According to the National Institutes of Health, 17 percent of people around the world will be 65 or older by 2050. Currently it is just more than 8 percent. That expected flood of elderly people is prompting authorities to think about new ways to care for them, and no surprise, the internet is involved. VOA's Kevin Enochs reports.
An increasing number of museums and exhibition halls around the world use virtual reality technology to transport visitors to different spaces and different time. London's Somerset House recently opened a virtually recreated exhibition staged 178 years ago, showing some of the earliest photographs, transporting users to the birth of the information age. VOA's George Putic reports.
Whether it’s for religious, ethical or health reasons, people who don’t eat meat have had vegetarian options with the help of some creativity in the kitchen. Plants may also hold the key to solving global food problems. That’s the mission of a new generation of plant-based foods created with technology's help. These mostly California-based companies are finding shelf space in U.S. grocery stores and beyond. VOA’s Elizabeth Lee visited a few of these test kitchens.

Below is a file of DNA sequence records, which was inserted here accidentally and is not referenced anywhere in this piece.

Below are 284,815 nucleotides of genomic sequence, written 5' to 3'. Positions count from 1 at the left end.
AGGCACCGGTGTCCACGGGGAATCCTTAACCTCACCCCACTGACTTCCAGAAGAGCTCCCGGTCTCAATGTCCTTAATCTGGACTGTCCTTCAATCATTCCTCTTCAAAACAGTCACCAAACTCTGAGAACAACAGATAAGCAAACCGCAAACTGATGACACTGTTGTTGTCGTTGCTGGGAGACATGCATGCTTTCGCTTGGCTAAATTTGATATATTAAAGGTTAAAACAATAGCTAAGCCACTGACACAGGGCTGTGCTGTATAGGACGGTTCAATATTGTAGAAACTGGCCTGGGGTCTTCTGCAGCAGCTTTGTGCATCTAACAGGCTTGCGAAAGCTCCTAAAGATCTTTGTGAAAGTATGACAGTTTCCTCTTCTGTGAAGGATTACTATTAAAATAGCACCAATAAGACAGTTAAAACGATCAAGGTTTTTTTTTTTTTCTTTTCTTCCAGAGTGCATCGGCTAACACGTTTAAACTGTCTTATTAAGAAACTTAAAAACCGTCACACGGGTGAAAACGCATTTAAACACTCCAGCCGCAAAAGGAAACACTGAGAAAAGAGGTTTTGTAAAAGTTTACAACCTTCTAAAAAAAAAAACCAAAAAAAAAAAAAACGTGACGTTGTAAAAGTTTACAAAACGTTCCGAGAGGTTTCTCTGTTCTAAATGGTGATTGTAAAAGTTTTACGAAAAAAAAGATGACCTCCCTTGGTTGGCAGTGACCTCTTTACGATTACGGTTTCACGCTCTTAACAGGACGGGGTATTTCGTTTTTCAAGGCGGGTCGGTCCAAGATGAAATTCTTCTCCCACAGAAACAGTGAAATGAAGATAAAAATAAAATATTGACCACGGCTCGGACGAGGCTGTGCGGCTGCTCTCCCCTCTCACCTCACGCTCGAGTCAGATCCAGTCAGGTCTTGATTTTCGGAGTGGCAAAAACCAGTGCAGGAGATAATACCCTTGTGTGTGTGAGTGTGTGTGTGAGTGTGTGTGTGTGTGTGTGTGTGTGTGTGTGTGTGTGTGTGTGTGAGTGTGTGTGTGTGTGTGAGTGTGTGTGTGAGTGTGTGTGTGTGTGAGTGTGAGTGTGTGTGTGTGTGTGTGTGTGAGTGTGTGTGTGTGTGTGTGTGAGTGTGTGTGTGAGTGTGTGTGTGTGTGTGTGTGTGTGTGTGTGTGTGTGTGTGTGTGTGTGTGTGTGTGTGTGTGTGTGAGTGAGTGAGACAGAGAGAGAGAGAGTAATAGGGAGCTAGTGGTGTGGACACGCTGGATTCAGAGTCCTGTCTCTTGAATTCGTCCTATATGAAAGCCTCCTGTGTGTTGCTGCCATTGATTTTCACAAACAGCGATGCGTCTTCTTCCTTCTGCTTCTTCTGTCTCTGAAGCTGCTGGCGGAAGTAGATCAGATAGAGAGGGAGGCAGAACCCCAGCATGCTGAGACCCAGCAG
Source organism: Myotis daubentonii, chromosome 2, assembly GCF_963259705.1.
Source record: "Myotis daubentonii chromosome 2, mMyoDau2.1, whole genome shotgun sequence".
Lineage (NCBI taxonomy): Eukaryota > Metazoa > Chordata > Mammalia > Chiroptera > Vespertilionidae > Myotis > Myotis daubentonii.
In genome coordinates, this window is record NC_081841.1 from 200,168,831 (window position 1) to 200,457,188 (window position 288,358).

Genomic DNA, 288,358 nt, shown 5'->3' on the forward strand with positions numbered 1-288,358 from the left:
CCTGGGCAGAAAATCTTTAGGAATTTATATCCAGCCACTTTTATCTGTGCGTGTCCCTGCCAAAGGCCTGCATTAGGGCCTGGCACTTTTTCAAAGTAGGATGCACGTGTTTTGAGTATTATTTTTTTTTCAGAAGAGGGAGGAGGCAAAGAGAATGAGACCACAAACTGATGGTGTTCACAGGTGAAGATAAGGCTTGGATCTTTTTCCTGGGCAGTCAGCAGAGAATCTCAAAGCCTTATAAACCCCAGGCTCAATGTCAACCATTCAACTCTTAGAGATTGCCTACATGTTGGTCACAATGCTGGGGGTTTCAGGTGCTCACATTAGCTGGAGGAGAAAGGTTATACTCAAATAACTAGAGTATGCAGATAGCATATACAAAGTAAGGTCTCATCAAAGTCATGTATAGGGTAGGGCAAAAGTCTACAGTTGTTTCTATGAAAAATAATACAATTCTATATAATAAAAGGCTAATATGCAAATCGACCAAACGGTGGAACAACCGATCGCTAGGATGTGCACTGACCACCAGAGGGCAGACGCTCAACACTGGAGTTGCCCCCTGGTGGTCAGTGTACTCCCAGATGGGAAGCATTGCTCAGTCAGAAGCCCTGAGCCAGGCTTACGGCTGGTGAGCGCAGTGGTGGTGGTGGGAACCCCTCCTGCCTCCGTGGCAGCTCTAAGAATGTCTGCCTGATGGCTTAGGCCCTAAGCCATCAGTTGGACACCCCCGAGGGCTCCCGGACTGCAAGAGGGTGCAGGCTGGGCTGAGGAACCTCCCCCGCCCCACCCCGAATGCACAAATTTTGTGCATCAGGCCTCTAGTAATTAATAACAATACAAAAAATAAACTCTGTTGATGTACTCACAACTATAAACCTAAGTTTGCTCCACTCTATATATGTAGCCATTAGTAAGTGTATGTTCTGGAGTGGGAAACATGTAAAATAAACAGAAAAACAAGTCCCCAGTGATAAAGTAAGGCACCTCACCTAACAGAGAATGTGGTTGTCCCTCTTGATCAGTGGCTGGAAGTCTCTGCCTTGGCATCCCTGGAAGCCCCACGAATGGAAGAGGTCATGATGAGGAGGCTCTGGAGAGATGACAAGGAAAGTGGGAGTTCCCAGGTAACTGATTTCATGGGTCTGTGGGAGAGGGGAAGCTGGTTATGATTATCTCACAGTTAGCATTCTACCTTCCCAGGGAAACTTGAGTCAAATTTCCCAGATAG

According to a recent analysis, in about 15 years, depending on the country, up to 38 percent of jobs performed by humans may be turned over to robots. Experts who gathered last week at a robotic expo in Paris say we have to prepare for the new reality if we want to avoid disruptive social changes. VOA’s George Putic reports.
There are an estimated 39 million blind people in the world. Another 200 million, people like Julissa Marquez, are visually impaired. A knife attack left her with a less than 10 percent chance of having useful vision. But some new technology has literally opened her eyes. VOA's Kevin Enochs reports.
Several hundred middle school and high school students from Senegal and surrounding countries spent last week in Dakar building robots. Organizers of the annual robotics competition say the goal is to encourage African governments and private donors to invest more in science and math education throughout the continent. Ricci Shryock reports for VOA from Senegal's capital.